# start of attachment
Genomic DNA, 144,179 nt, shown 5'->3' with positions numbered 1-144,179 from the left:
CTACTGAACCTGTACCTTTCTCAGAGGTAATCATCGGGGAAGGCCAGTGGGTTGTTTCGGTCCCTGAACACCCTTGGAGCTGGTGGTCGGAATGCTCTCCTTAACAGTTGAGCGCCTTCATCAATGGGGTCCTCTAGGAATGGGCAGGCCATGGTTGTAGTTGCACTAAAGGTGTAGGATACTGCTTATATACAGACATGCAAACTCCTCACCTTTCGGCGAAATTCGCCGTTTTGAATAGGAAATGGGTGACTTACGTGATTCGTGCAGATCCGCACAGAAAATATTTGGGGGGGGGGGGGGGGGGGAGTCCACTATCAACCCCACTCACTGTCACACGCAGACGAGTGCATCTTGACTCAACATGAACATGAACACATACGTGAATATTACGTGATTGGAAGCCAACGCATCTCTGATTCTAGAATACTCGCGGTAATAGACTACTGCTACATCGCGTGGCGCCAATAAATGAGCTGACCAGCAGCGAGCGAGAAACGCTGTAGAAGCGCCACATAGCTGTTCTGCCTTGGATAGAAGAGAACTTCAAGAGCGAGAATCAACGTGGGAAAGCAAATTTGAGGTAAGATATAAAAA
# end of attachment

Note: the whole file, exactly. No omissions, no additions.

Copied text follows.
Genomic DNA, 144,179 nt, shown 5'->3' with positions numbered 1-144,179 from the left:
CTACTGAACCTGTACCTTTCTCAGAGGTAATCATCGGGGAAGGCCAGTGGGTTGTTTCGGTCCCTGAACACCCTTGGAGCTGGTGGTCGGAATGCTCTCCTTAACAGTTGAGCGCCTTCATCAATGGGGTCCTCTAGGAATGGGCAGGCCATGGTTGTAGTTGCACTAAAGGTGTAGGATACTGCTTATATACAGACATGCAAACTCCTCACCTTTCGGCGAAATTCGCCGTTTTGAATAGGAAATGGGTGACTTACGTGATTCGTGCAGATCCGCACAGAAAATATTTGGGGGGGGGGGGGGGGGGGAGTCCACTATCAACCCCACTCACTGTCACACGCAGACGAGTGCATCTTGACTCAACATGAACATGAACACATACGTGAATATTACGTGATTGGAAGCCAACGCATCTCTGATTCTAGAATACTCGCGGTAATAGACTACTGCTACATCGCGTGGCGCCAATAAATGAGCTGACCAGCAGCGAGCGAGAAACGCTGTAGAAGCGCCACATAGCTGTTCTGCCTTGGATAGAAGAGAACTTCAAGAGCGAGAATCAACGTGGGAAAGCAAATTTGAGGTAAGATATAAAAA